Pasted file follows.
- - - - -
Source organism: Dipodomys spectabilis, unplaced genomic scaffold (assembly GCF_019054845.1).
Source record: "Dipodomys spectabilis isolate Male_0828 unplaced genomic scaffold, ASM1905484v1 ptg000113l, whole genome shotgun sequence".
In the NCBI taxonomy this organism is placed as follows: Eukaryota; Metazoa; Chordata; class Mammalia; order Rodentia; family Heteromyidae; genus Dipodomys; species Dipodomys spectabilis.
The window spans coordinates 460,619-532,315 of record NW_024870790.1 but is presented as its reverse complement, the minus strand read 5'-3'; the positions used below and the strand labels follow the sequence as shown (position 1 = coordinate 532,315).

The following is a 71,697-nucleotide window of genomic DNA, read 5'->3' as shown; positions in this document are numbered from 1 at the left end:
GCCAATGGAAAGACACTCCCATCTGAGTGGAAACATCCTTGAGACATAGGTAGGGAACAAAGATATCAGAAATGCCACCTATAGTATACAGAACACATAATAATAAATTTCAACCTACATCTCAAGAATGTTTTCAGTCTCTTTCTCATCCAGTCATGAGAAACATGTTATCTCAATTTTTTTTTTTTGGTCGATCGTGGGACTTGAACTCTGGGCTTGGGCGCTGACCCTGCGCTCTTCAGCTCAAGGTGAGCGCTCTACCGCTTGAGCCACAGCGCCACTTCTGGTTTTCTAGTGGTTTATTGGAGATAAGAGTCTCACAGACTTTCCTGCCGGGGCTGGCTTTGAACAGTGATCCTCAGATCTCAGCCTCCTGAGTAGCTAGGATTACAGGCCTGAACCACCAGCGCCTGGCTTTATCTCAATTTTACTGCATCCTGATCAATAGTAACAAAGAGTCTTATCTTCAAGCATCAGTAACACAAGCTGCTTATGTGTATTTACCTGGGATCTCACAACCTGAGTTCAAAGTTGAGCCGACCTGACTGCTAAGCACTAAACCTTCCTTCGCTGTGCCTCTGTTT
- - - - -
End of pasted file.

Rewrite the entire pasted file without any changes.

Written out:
Source organism: Dipodomys spectabilis, unplaced genomic scaffold (assembly GCF_019054845.1).
Source record: "Dipodomys spectabilis isolate Male_0828 unplaced genomic scaffold, ASM1905484v1 ptg000113l, whole genome shotgun sequence".
In the NCBI taxonomy this organism is placed as follows: Eukaryota; Metazoa; Chordata; class Mammalia; order Rodentia; family Heteromyidae; genus Dipodomys; species Dipodomys spectabilis.
The window spans coordinates 460,619-532,315 of record NW_024870790.1 but is presented as its reverse complement, the minus strand read 5'-3'; the positions used below and the strand labels follow the sequence as shown (position 1 = coordinate 532,315).

The following is a 71,697-nucleotide window of genomic DNA, read 5'->3' as shown; positions in this document are numbered from 1 at the left end:
GCCAATGGAAAGACACTCCCATCTGAGTGGAAACATCCTTGAGACATAGGTAGGGAACAAAGATATCAGAAATGCCACCTATAGTATACAGAACACATAATAATAAATTTCAACCTACATCTCAAGAATGTTTTCAGTCTCTTTCTCATCCAGTCATGAGAAACATGTTATCTCAATTTTTTTTTTTTGGTCGATCGTGGGACTTGAACTCTGGGCTTGGGCGCTGACCCTGCGCTCTTCAGCTCAAGGTGAGCGCTCTACCGCTTGAGCCACAGCGCCACTTCTGGTTTTCTAGTGGTTTATTGGAGATAAGAGTCTCACAGACTTTCCTGCCGGGGCTGGCTTTGAACAGTGATCCTCAGATCTCAGCCTCCTGAGTAGCTAGGATTACAGGCCTGAACCACCAGCGCCTGGCTTTATCTCAATTTTACTGCATCCTGATCAATAGTAACAAAGAGTCTTATCTTCAAGCATCAGTAACACAAGCTGCTTATGTGTATTTACCTGGGATCTCACAACCTGAGTTCAAAGTTGAGCCGACCTGACTGCTAAGCACTAAACCTTCCTTCGCTGTGCCTCTGTTT